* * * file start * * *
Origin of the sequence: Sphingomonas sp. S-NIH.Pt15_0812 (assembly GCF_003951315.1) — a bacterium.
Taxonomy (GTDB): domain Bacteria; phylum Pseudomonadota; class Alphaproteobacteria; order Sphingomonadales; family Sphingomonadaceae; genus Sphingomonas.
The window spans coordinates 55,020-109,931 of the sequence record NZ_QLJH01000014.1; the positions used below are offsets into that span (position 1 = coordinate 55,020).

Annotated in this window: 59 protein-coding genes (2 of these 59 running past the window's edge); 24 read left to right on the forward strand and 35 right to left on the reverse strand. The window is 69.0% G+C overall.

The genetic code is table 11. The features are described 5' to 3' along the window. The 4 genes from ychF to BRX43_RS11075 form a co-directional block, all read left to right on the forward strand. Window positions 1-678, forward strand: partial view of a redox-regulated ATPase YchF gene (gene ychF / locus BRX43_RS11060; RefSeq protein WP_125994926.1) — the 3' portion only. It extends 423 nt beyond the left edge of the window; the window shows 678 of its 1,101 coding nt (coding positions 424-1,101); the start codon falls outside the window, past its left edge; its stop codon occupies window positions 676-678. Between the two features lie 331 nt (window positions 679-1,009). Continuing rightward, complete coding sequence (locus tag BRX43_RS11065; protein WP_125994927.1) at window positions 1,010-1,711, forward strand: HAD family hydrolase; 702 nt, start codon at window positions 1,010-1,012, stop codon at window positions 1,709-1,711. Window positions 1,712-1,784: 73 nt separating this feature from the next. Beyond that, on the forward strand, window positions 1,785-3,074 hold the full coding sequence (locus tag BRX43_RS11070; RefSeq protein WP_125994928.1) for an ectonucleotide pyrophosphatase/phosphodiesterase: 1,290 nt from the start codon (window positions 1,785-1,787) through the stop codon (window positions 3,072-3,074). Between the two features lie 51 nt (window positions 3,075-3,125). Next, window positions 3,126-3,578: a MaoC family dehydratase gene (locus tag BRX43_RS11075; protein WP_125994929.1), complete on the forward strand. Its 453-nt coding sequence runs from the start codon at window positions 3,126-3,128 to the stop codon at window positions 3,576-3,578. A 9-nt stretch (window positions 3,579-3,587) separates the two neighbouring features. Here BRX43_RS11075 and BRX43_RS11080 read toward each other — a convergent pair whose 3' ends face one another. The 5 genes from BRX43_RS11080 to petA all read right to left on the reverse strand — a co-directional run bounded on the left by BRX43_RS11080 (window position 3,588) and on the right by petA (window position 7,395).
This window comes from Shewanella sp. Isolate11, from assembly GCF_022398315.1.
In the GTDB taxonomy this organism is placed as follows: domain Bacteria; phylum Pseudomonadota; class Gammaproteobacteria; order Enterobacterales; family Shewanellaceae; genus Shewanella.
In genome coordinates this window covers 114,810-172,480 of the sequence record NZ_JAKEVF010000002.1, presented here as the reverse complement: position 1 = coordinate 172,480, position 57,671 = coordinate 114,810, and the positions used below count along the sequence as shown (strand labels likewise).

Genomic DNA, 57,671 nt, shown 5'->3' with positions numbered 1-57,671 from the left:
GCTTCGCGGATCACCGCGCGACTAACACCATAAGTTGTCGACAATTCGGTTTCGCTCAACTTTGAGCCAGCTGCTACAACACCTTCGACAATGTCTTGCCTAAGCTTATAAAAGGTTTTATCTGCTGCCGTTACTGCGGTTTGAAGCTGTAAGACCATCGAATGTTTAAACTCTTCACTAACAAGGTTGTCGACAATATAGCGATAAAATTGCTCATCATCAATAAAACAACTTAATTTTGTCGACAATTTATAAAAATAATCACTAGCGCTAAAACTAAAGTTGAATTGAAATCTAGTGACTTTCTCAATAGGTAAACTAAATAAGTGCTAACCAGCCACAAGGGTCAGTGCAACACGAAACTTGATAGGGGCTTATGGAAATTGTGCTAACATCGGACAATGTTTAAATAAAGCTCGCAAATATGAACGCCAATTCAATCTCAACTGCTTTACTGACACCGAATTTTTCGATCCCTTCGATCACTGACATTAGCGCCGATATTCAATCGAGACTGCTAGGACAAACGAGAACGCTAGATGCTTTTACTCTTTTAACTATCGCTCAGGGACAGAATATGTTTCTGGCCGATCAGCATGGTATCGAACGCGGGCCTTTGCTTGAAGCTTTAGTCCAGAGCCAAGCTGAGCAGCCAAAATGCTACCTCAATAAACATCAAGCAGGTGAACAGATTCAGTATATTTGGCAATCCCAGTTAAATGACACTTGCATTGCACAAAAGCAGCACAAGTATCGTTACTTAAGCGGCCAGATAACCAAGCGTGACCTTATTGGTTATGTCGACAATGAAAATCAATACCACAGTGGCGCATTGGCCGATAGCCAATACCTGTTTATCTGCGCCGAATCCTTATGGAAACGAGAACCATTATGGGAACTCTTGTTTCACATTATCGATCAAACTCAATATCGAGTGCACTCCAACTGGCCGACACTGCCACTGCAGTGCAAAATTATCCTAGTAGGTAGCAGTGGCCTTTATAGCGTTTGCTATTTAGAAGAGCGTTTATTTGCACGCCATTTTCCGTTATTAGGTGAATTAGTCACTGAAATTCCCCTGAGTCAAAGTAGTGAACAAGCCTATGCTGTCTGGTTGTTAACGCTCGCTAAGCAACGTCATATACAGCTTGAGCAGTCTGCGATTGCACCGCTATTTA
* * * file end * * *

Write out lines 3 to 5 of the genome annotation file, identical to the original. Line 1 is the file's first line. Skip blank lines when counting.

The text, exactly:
The window spans coordinates 55,020-109,931 of the sequence record NZ_QLJH01000014.1; the positions used below are offsets into that span (position 1 = coordinate 55,020).

Annotated in this window: 59 protein-coding genes (2 of these 59 running past the window's edge); 24 read left to right on the forward strand and 35 right to left on the reverse strand. The window is 69.0% G+C overall.

The genetic code is table 11. The features are described 5' to 3' along the window. The 4 genes from ychF to BRX43_RS11075 form a co-directional block, all read left to right on the forward strand. Window positions 1-678, forward strand: partial view of a redox-regulated ATPase YchF gene (gene ychF / locus BRX43_RS11060; RefSeq protein WP_125994926.1) — the 3' portion only. It extends 423 nt beyond the left edge of the window; the window shows 678 of its 1,101 coding nt (coding positions 424-1,101); the start codon falls outside the window, past its left edge; its stop codon occupies window positions 676-678. Between the two features lie 331 nt (window positions 679-1,009). Continuing rightward, complete coding sequence (locus tag BRX43_RS11065; protein WP_125994927.1) at window positions 1,010-1,711, forward strand: HAD family hydrolase; 702 nt, start codon at window positions 1,010-1,012, stop codon at window positions 1,709-1,711. Window positions 1,712-1,784: 73 nt separating this feature from the next. Beyond that, on the forward strand, window positions 1,785-3,074 hold the full coding sequence (locus tag BRX43_RS11070; RefSeq protein WP_125994928.1) for an ectonucleotide pyrophosphatase/phosphodiesterase: 1,290 nt from the start codon (window positions 1,785-1,787) through the stop codon (window positions 3,072-3,074). Between the two features lie 51 nt (window positions 3,075-3,125). Next, window positions 3,126-3,578: a MaoC family dehydratase gene (locus tag BRX43_RS11075; protein WP_125994929.1), complete on the forward strand. Its 453-nt coding sequence runs from the start codon at window positions 3,126-3,128 to the stop codon at window positions 3,576-3,578. A 9-nt stretch (window positions 3,579-3,587) separates the two neighbouring features. Here BRX43_RS11075 and BRX43_RS11080 read toward each other — a convergent pair whose 3' ends face one another. The 5 genes from BRX43_RS11080 to petA all read right to left on the reverse strand — a co-directional run bounded on the left by BRX43_RS11080 (window position 3,588) and on the right by petA (window position 7,395).